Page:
Before Jun'ichirō Tanizaki wrote Naomi, he lived in Yokohama, a city near to Tokyo and full of Western influences. He was forced to move after 1923 Great Kantō earthquake devastated much of Tokyo and Yokohama. The earthquake caused extensive damage, and many occupants of Tokyo and other major cities had to relocate. Tanizaki moved to Kyoto, where he spent much of the rest of his life writing works of fiction. In 1949 Tanizaki won the Imperial Cultural Prize, the highest honor awarded to artists in Japan, for his various works of literature. He was nominated for a Nobel Prize for his lifetime achievements before his death in 1965.
Tanizaki wrote Naomi in his late 30s, during the Japanese Industrial Revolution when Western influences took root in Japan, continuing the trajectory of the Meiji period, when Western ideas were first introduced. During this time Japan was transitioning from an unindustrialized nation to an industrialized, economic super-power. The novel reflects the perspective of a man shifting between modern and traditional Japan, and the conflicts associated with the era.
According to Anthony H. Chambers, in his Introduction to his translation of the book, the character Naomi was based upon Tanizaki's sister-in-law, who had learned to dance from a Western friend and who inspired his own interest in dancing.
During the teens and twenties, a woman's role in society was drastically changing. In the early stages of the Meiji Restoration, women were limited to working in textile factories. These factories provided dormitories for the workers, who sent back their wages to their families in the countryside. However, during the teens and twenties, women started to take on other jobs as more population moved into the cities. The shift from country living to modern urban living, along with a growing adoption of Western culture, created a new niche in society for women. The arrival of Western fashion and cosmetics spawned numerous job opportunities. Women became sales associates in department stores, or worked in service related jobs (in Naomi’s case as a café waitress). This transition from country to city allowed many women to become independent of their families and employers. The act of these women beginning to choose their own men created more shock than their career independence. They lived on their own without being a subordinate to any men (including fathers and husbands). Tanizaki's character Naomi, a 15-year-old girl living in the city, is a perfect example of this new class of women. Culture critics picked up Tanizaki's term modan garu, from the English "modern girl", to describe this new class of women. "Modern girls" can be described as being independent, not bound by traditions or conventions, lacking Japanese grace but having tons of vitality, and holding apolitical views (not caring about women's suffrage).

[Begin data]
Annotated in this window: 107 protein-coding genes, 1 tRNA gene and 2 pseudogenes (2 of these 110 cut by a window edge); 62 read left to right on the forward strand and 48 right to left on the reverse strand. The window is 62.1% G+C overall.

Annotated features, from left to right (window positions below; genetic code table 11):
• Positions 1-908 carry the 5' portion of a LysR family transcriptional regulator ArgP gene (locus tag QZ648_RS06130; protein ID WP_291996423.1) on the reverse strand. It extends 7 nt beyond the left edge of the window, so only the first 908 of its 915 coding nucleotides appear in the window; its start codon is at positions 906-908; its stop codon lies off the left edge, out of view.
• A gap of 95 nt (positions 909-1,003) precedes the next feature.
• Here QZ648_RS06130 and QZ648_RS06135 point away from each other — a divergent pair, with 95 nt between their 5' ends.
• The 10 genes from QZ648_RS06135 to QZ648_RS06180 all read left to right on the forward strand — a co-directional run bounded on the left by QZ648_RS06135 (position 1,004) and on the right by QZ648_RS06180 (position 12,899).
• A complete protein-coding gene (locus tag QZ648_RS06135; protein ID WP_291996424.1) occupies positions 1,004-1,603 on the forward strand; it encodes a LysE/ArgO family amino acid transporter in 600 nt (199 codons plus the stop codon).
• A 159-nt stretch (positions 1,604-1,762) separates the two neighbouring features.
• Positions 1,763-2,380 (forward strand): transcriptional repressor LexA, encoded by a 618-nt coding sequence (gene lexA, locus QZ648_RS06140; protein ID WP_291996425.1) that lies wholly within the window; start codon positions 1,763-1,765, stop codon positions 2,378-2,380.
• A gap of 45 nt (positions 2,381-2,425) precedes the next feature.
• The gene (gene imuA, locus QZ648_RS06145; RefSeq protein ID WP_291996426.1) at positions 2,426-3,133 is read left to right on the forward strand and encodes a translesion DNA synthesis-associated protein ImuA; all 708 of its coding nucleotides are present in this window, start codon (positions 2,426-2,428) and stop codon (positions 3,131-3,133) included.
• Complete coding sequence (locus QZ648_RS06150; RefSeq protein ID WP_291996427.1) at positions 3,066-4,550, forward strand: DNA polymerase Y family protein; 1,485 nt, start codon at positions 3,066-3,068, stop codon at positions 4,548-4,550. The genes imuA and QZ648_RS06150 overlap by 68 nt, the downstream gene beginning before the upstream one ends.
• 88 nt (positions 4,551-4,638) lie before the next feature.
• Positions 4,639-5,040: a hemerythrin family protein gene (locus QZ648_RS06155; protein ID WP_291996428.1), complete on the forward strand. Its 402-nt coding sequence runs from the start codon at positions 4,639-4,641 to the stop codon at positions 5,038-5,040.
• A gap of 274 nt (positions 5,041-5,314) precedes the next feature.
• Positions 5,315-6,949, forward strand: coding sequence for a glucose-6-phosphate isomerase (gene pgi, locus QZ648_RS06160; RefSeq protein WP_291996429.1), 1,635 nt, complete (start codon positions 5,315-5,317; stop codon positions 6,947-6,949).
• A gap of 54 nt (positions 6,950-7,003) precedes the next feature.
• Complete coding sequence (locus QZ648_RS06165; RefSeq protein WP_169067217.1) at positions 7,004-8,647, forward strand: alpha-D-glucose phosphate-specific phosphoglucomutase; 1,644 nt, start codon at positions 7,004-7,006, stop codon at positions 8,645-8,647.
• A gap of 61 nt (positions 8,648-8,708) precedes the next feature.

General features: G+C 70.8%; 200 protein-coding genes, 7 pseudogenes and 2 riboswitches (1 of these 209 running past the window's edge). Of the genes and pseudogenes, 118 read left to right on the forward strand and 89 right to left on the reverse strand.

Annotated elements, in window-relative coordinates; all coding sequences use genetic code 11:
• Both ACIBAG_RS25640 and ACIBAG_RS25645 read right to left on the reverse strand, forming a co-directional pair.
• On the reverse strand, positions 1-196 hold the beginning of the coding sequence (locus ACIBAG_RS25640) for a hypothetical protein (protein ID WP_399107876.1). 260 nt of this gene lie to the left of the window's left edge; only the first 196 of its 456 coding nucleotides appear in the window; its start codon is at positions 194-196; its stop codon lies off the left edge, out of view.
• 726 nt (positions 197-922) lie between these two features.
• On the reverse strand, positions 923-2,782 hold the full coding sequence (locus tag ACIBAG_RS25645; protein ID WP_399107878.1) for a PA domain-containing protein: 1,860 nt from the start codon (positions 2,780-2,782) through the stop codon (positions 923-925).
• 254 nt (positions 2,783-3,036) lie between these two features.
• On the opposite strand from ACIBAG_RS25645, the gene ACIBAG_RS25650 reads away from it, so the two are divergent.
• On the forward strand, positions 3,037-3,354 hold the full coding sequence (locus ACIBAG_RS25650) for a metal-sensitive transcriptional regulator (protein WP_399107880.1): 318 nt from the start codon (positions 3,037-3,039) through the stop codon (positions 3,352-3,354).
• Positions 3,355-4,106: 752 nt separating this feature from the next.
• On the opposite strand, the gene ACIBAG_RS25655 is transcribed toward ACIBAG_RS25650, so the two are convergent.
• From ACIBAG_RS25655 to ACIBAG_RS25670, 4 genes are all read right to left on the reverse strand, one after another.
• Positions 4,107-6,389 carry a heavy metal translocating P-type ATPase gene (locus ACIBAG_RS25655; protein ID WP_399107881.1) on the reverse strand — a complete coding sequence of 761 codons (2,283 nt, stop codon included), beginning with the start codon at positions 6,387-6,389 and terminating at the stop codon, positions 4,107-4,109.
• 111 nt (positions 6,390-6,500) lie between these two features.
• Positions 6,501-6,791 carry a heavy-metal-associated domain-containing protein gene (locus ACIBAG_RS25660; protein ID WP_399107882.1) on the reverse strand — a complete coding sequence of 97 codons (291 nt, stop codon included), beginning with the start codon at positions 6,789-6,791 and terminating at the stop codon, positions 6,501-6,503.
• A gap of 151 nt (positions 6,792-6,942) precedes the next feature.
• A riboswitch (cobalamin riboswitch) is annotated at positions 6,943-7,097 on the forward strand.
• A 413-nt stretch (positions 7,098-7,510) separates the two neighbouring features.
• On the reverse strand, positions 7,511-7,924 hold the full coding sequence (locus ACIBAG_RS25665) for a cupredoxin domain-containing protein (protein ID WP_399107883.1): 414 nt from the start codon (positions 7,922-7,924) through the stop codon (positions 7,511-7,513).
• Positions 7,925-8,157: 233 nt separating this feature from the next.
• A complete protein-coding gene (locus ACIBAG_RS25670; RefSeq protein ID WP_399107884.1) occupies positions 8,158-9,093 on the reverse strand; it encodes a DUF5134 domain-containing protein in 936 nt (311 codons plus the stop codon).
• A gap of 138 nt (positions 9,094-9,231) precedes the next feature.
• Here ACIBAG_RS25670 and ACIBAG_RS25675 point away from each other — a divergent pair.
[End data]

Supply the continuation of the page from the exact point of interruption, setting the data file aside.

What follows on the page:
In the first chapter, the name "Naomi" is written with three Chinese characters; since it sounds like a Western name, Jōji chooses to write her name in katakana, the Japanese syllabary used for writing out and sounding out foreign words.
Irony occurs when readers learn that although Joji's knowledge of English grammar is excellent, his accent prevents him from truly mastering English. Conversely, Naomi pronounces English very well, but cannot string together a correct sentence. Naomi also loves superficiality and is passionate about Western theatre and culture. An example of how Naomi loves Western culture but does not truly belong is her purchases of Western magazines, despite being able only to look at the pictures, because of her inability to read English. Tanizaki portrays the traditional Japanese man being seduced by the siren's song of Western culture only to be trapped by it.
Tanizaki's writing is applauded by literary critics for his ability to turn a glum café waitress with Eurasian features into a manipulative succubus. He shows the irony of both sexual and cultural conquest, and sums it up in the opening paragraph of his book: "As Japan grows increasingly cosmopolitan, Japanese and foreigners are eagerly mingling with one another; all sorts of new doctrines and philosophies are being introduced; and both men and women are adopting up-to-date Western fashions."